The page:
2009 Food Predictions

mac.jpgWelcome to a whole new year in eating. What’s on the horizon? BiteClub dusts off the crystal ball and gazes forward toward food trends and tragedies for 2009.

What’s Hot…

  • Cooking at home: Expect to see the crock pot reappear. Those of us too busy (or just to lazy) to cook are getting new incentive as the economy tightens. Related to a sweeping return to the dinner-table, expect to be invited to more potluck parties (who can afford to host anymore?); tomatoes and lettuce taking the place of flowers in the garden and more veggie-centric dishes (as meat prices rise).

  • Comfort classics: Restaurateurs around the country are already changing up their menus to reflect more homey classics like macaroni and cheese, meatloaf, fish & chips mashed potatoes and fried chicken. Local favorites: Zin Restaurant, Cafe Saint Rose, Humble Pie. Stay tuned for: Jackson’s in Santa Rosa. Related: Heritage eating, pub grub.
  • Chinese Food: Trendy eaters all but gave up on sweet and sour chicken and fried rice in favor of the more exotic Thai and Vietnamese pantry over the last few years. Smart Chinese restaurant owners are catching on, however, altering their menus to reflect healthier choices, more authentic regional cuisine and good values. Local favorites: China Room, Fresh China.

  • Heritage Eating: Communal tables or bistro dining on filling, economical foods that sustained many of our ancestors including hearty pasta dishes, offal and other non-usual bits of meat, German/Eastern European food, homestyle Mexican dishes. Local favorites: Restaurant Eloise, Diavola/Santi, Estate, Las Palmas, Cafe Europe. Related: Pub grub.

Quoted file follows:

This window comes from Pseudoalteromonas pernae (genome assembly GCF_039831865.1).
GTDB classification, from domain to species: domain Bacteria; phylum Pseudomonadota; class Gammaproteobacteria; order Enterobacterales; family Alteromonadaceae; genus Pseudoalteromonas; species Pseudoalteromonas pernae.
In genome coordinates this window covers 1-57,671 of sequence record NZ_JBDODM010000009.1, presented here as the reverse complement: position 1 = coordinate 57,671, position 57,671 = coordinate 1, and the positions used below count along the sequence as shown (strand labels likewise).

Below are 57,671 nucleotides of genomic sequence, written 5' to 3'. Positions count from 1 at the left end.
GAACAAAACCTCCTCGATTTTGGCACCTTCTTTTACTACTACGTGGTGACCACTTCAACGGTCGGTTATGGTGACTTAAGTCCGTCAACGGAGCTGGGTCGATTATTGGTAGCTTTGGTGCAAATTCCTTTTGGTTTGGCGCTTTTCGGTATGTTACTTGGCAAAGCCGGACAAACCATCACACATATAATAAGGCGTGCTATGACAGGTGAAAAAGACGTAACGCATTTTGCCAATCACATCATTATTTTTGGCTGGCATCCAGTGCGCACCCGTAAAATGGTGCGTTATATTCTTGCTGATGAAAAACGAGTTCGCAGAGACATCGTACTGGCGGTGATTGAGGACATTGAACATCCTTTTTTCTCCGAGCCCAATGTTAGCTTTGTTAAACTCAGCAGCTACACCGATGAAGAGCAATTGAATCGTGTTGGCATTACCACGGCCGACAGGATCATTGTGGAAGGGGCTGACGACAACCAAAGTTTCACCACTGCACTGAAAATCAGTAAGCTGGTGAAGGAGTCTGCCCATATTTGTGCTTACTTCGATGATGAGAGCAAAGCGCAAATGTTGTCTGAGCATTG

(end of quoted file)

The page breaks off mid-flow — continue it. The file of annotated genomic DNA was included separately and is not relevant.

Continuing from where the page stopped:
• A la carte, prix fixe, locals night: Many higher-end restaurants in Wine Country are enticing locals with a la carte or lower cost fixed price menus — a sort of welcome mat for folks who might not otherwise be looking to indulge. Local favorites:  Della Fattoria, French Garden. Related: Haute lunch.
  • Haute Lunch:  Some restaurants serve similar (if not identical) dishes throughout the day, but may offer smaller (more reasonably priced) portions during the day. It’s also a great opportunity to try out a restaurant . Local favorites: Bistro 29, Restaurant Eloise, K&L Bistro.

  • Service with a smile: You can’t run, you can’t hide. Hounded by increasing numbers of bloggers, Yelper’s, critics (both professional and otherwise) and a cash-strapped public, restaurants will hear the message loud and clear this year: Serve us well or else. We expect to see restaurants bending over backwards to attract and keep customers. Those that don’t will be in serious trouble. Tops for service: Cyrus, Farmhouse Inn.

    fishnchips.jpg